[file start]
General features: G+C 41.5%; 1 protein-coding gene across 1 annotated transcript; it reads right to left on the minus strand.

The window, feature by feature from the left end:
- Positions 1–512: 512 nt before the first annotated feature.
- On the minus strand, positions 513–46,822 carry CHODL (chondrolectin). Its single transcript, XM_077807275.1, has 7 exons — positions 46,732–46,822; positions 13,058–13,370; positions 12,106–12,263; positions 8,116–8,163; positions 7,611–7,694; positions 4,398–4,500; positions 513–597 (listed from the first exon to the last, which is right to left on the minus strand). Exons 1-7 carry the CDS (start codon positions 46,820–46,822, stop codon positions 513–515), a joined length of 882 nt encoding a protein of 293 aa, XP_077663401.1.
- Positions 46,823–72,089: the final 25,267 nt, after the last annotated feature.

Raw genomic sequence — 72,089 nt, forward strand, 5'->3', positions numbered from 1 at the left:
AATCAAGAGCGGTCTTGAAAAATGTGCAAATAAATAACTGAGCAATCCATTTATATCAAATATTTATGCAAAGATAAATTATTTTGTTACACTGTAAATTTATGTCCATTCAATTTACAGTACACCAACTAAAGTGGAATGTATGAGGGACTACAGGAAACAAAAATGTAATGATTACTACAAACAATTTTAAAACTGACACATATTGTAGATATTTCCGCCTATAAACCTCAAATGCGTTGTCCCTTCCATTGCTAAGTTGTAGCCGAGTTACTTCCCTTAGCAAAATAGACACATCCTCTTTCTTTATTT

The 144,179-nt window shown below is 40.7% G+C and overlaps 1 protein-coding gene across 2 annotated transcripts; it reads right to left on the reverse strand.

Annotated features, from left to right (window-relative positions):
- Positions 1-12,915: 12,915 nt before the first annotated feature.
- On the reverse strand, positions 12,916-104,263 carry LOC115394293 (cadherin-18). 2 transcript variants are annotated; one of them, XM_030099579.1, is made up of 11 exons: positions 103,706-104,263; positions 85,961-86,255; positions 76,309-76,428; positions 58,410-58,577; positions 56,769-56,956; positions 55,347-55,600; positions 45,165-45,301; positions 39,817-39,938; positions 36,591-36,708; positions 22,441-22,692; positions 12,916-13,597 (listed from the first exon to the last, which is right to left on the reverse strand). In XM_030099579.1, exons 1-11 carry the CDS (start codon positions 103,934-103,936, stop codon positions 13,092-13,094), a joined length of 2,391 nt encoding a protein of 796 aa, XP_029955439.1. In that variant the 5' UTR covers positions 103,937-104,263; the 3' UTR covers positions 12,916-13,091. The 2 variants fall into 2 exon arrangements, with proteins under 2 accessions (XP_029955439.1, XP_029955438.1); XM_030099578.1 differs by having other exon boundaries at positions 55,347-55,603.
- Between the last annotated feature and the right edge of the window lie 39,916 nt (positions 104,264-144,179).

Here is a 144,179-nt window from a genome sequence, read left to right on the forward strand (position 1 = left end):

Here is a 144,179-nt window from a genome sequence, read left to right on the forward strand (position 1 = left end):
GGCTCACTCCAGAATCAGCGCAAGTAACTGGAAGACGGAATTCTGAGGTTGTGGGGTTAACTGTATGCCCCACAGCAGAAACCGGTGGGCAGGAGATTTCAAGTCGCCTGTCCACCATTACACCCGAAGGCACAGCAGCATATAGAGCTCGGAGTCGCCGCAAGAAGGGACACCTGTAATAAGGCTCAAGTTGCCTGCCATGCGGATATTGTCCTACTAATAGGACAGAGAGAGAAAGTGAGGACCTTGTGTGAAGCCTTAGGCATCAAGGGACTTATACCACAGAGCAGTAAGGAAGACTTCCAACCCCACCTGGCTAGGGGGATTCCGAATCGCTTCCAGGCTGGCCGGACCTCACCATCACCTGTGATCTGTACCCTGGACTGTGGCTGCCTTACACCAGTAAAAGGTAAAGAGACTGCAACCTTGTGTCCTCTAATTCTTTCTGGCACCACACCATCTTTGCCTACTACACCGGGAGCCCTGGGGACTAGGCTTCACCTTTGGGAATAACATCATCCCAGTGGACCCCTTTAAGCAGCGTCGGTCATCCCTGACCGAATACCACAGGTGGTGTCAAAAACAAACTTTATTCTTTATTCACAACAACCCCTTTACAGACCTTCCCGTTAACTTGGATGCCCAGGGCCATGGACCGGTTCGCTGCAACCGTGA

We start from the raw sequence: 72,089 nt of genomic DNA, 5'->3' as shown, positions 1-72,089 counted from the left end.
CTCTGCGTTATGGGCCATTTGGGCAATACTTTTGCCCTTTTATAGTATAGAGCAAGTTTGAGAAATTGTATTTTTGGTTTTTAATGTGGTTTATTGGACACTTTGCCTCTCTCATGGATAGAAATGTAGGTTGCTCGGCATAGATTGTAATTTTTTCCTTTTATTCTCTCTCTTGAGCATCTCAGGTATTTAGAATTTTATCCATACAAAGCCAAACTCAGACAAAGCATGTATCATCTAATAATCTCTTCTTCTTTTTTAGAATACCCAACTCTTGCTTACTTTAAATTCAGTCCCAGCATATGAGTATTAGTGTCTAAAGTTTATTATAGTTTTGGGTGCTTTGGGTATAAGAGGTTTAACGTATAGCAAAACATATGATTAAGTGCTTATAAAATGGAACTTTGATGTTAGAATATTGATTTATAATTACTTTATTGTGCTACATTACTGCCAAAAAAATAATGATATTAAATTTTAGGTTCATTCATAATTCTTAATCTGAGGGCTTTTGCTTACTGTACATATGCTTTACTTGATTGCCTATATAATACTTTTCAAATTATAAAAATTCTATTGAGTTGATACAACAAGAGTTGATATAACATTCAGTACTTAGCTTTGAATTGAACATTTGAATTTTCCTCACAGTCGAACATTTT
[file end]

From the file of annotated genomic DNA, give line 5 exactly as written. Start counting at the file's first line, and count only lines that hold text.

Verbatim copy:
- Positions 46,823–72,089: the final 25,267 nt, after the last annotated feature.